Alas…once in awhile there is still a tad of signal clipping (chopping) with weaker signals (all bands), but is much more tolerable over the Degen’s. I can actually hear semi-weaker SW stations on this set and without it chopping in and out. Separation of co-channel signals is still very respectable even with the lone “wider” bandwidth filter being used.

However weak FM sensitivity is only average. Excellent selectivity even in tight area’s of the band. But with the so-so sensitivity, FM performance will not bring any roars of excitement.

It sounds very good on headphones in Stereo. In fact the audio amplifier is free from any hiss or other strange sounds. But considering the size of its speaker, the audio quality is adequate and quite loud.

The included 2.7 inch "LW / MW Loopstick" antenna plugs on the top on the set.
Improves performance in these bands (including null effect), but don't expect super DX either.
(N9EWO photo)

Very Good SW Coverage / FM has Three Coverage Options / FM Stereo / No Audio Line Output Jack / Uses 5 volt mini USB jack for Charging Only

Just as it is with other receivers that use the si4735 DSP IC, coverage on the Short Wave part of the spectrum is between 2300 to 21950 kHz in one band (no gaps).

On FM one can have it as 87.5 to 108 MHz, 76 to 108 MHz, or 87 to 108 MHz. A long press of the FM mode button when off toggles this selection.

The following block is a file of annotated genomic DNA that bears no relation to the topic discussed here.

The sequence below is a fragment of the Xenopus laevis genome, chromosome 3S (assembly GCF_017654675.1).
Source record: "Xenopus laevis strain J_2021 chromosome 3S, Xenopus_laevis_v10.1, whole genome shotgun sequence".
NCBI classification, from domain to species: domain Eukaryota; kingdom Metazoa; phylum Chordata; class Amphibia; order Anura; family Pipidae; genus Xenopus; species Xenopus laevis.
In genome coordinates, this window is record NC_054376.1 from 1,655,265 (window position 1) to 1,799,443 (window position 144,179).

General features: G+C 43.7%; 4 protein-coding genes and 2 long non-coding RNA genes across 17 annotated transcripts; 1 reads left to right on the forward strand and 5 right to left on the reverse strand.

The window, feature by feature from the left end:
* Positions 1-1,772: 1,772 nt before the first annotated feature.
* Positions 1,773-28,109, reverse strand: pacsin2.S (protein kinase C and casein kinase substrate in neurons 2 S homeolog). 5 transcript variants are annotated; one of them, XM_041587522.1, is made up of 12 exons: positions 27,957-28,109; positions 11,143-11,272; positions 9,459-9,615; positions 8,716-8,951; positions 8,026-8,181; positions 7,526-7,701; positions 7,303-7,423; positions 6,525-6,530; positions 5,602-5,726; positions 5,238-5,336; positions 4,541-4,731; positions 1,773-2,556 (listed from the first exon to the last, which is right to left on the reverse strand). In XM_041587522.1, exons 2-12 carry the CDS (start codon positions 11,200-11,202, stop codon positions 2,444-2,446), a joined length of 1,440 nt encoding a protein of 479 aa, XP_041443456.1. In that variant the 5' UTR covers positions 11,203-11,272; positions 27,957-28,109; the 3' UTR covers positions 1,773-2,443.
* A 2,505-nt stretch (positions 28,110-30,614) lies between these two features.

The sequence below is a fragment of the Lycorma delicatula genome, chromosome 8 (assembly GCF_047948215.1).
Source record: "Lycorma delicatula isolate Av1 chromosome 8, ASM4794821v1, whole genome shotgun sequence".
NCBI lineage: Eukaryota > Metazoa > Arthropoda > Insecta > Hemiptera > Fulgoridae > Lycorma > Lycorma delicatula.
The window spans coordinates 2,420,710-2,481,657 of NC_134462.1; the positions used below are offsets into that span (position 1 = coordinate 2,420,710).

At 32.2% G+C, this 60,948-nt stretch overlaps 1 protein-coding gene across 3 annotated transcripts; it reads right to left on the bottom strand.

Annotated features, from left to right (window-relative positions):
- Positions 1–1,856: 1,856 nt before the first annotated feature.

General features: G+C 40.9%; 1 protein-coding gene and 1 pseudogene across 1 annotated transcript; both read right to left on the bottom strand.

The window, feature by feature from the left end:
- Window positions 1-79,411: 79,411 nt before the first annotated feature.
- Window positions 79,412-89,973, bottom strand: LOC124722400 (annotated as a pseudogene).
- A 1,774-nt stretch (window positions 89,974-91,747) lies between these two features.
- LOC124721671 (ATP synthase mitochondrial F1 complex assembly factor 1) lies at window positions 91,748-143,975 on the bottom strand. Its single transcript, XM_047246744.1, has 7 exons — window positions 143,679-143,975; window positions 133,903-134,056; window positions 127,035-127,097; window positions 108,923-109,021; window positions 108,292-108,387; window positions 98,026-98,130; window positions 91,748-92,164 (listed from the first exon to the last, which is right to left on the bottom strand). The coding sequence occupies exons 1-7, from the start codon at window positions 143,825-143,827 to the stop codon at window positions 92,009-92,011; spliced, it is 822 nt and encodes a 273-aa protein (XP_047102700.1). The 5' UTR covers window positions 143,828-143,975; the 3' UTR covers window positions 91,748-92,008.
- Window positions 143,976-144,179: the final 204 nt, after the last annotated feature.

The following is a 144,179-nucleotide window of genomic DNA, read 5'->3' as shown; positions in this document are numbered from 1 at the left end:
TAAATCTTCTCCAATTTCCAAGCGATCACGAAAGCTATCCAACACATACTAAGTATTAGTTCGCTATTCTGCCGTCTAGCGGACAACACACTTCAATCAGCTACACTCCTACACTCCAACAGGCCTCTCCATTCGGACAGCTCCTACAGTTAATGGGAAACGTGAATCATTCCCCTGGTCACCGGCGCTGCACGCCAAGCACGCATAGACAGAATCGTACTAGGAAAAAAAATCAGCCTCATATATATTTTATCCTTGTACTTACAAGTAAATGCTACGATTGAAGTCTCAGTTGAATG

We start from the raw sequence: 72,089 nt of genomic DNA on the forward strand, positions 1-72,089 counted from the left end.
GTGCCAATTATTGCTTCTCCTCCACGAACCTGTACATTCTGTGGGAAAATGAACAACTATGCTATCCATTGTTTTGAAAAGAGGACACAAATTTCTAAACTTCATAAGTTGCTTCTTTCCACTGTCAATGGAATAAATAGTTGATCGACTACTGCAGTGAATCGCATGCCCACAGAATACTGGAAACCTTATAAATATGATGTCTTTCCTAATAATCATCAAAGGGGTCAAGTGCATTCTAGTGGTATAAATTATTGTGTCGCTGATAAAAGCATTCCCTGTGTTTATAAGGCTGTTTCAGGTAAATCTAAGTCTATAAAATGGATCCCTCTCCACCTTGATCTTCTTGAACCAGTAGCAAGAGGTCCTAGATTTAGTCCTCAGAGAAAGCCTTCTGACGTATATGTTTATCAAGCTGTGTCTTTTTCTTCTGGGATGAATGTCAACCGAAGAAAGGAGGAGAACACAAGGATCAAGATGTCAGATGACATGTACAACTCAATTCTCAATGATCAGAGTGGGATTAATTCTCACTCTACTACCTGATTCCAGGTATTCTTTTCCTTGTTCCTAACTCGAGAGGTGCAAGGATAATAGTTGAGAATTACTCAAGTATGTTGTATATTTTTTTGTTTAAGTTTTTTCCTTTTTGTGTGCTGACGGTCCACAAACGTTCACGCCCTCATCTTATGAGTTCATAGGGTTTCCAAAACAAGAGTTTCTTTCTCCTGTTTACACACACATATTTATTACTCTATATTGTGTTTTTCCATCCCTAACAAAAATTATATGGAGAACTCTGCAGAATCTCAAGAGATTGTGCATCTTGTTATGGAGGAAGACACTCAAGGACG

Of course FM Stereo with headphones/earbuds is possible. It even has a Stereo indicator on the LCD even and works even if you don’t have headphones plugged in (unlike other sets). One can also very easily toggle the stereo on/off using a front panel button.

At as it usually is with Tecsun receivers there is no audio “fixed” line output jack to be found (a loud sigh).

The charge jack is a mini USB type. So a computer USB port can be used to charge its 3 AA Ni-Mh batteries using the PL-360’s internal smart charging circuit (thankfully is not a timer type circuit). There is a toggle to select the use of rechargeable batteries. It does NOT include a standalone USB AC wall adapter, but these are now much more of a common aftermarket product. The charging circuit worked well in our testing.

It does not appear there is any way of actually operating the set from this USB connection jack (charge function only). At least we were unable to discover this in testing. With USB ports being very RF noisy anyway this makes solid sense.